This snapshot was taken in the afternoon on January 12th, 2016 (other screenshots are more recent, this one hadn't changed so I left the original) and the market had been crushed the last 30 days the first few days of 2016). Looks like I've been a little more fortunate, having lost only 3.21% vs. the -4.77% of the S&P500 and -5.4% of the Dow. The Balances and Performance tabs are less interesting than the Allocation tab:
Personal Capital is collecting data from all of my brokerage accounts, granted it's just at Vanguard and TradeKing, and giving me a full breakdown of my allocation. I can click on one of the boxes and it can give me an even granular breakdown:
If you click down one more level, it starts telling you the actual holding and the amounts you have.
The last fun chart we have is US Sectors:
Can't Find Your Institution?
If you are having trouble finding your financial institution, it's possible that Personal Capital has not added support for them yet. For the longest time, TradeKing wasn't supported. There are two potential solutions to this.
First, you can check if perhaps your institution is actually named something else. The best example is a Fidelity 401(k) – it turns out that it's run through NetBenefits. If you have a Fidelity 401(k) then you won't actually find “Fidelity 401k” in the account listings – it actually says Fidelity (All accounts except 401k). For an actual Fidelity 401k you will need the NetBenefits one.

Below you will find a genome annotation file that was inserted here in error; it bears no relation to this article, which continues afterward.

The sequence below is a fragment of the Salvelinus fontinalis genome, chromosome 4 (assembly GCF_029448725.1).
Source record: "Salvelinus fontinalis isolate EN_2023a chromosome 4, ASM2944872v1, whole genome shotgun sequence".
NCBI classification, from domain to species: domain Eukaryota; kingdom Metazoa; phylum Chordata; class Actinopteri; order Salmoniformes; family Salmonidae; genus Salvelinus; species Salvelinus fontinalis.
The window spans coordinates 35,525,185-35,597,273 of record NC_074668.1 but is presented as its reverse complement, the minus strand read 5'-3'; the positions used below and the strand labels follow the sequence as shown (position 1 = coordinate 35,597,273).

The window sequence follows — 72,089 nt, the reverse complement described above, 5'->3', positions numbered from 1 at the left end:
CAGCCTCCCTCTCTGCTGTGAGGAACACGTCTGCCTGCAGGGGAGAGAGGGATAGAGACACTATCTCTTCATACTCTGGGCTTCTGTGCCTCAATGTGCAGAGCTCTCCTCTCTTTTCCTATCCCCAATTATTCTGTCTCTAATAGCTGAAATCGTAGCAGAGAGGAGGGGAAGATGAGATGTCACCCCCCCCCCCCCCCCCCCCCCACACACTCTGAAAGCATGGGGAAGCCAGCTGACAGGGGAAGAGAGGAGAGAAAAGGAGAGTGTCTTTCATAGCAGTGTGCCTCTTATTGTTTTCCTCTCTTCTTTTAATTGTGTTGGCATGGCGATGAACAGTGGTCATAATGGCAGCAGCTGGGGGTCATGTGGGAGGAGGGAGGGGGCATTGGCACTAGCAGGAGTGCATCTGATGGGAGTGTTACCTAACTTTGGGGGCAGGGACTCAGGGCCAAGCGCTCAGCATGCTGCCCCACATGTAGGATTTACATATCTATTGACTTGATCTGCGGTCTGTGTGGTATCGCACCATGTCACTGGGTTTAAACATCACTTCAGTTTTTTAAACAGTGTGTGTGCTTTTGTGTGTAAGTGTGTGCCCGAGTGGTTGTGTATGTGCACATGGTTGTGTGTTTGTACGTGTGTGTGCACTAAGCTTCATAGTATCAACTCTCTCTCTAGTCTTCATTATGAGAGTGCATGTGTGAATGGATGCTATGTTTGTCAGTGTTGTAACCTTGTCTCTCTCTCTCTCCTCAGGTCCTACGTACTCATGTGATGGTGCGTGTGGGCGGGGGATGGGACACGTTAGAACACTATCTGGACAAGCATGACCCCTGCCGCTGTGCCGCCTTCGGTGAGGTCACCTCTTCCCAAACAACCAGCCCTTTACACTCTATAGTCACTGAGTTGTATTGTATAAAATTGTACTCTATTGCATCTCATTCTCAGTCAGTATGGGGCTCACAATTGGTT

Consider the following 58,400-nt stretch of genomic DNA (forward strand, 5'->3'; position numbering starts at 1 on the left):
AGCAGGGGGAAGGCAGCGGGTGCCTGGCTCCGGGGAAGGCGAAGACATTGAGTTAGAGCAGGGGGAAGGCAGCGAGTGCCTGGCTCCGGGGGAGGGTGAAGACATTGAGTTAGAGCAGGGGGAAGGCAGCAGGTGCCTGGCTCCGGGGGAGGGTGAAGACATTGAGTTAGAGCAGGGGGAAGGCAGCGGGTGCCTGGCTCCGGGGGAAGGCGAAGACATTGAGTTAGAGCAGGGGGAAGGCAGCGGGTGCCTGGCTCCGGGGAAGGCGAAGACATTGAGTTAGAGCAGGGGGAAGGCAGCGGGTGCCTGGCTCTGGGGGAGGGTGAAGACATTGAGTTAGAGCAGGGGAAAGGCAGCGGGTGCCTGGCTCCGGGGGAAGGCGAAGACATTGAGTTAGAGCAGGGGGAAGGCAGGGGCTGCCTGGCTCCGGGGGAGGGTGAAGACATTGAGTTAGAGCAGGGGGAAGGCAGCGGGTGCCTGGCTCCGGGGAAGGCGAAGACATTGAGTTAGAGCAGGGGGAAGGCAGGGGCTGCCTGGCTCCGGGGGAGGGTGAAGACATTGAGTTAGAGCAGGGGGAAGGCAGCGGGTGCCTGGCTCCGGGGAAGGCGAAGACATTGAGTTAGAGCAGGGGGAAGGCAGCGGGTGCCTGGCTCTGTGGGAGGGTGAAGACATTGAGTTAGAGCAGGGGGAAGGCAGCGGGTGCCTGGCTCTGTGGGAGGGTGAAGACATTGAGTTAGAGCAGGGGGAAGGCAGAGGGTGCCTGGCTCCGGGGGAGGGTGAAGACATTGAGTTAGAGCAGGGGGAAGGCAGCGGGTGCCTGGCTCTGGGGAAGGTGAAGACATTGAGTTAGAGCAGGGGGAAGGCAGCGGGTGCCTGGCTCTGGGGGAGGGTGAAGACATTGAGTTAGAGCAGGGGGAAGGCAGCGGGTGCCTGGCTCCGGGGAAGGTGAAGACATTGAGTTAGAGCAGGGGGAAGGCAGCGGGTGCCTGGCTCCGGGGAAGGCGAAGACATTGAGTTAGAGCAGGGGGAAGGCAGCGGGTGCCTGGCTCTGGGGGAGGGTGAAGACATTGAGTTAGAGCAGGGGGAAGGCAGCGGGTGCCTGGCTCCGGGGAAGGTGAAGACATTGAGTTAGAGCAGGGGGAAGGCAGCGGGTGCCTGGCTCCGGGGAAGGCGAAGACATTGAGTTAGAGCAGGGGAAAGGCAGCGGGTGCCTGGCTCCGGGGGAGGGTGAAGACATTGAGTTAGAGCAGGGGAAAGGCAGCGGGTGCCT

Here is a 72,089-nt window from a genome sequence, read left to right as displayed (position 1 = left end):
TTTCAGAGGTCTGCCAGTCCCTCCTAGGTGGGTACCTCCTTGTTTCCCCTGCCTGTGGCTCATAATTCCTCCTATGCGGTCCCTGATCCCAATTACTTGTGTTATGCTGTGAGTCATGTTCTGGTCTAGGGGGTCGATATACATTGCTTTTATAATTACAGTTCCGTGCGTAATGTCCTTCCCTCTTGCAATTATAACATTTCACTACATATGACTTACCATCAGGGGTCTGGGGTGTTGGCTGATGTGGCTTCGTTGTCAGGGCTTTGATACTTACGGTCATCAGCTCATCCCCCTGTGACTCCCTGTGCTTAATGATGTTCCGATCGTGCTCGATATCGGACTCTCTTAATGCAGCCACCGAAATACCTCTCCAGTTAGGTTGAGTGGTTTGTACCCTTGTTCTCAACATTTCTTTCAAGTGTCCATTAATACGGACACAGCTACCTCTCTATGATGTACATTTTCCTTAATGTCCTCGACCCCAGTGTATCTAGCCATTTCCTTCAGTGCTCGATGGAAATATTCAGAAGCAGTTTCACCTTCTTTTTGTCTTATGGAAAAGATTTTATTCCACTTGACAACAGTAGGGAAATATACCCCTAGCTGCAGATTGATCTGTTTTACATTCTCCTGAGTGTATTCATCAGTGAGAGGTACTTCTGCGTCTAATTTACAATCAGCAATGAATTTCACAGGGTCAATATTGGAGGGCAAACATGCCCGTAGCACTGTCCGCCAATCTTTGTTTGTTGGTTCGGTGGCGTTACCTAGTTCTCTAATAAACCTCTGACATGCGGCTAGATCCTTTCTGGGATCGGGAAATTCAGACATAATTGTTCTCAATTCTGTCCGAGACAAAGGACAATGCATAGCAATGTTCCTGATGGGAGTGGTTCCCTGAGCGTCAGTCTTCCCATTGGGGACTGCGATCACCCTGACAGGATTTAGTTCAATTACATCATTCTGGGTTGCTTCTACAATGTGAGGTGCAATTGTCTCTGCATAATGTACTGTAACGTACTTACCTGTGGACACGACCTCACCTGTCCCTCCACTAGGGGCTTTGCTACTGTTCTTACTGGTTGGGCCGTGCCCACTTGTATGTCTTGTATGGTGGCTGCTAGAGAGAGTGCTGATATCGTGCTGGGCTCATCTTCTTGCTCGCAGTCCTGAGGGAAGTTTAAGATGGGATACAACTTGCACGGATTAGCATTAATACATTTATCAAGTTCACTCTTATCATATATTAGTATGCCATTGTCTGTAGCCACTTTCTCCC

If you work at Textron and want to find your 401k for them, it's Fidelity NetBenefits Textron. Confusing but at least it's there!
Next, you can manually add publicly traded securities into a portfolio that Personal Capital will track on your behalf. So previously with TradeKing, I just put in all my holdings. 100 shares of Company Y, 150 shares of Company Z, etc. It's cumbersome the first time but then it tracks as normal.
Tracking Other Non-Investment Assets
You can track “other assets” like art, cars, etc – there just isn't any updating functionality because there's on central database of pricing for those types of things.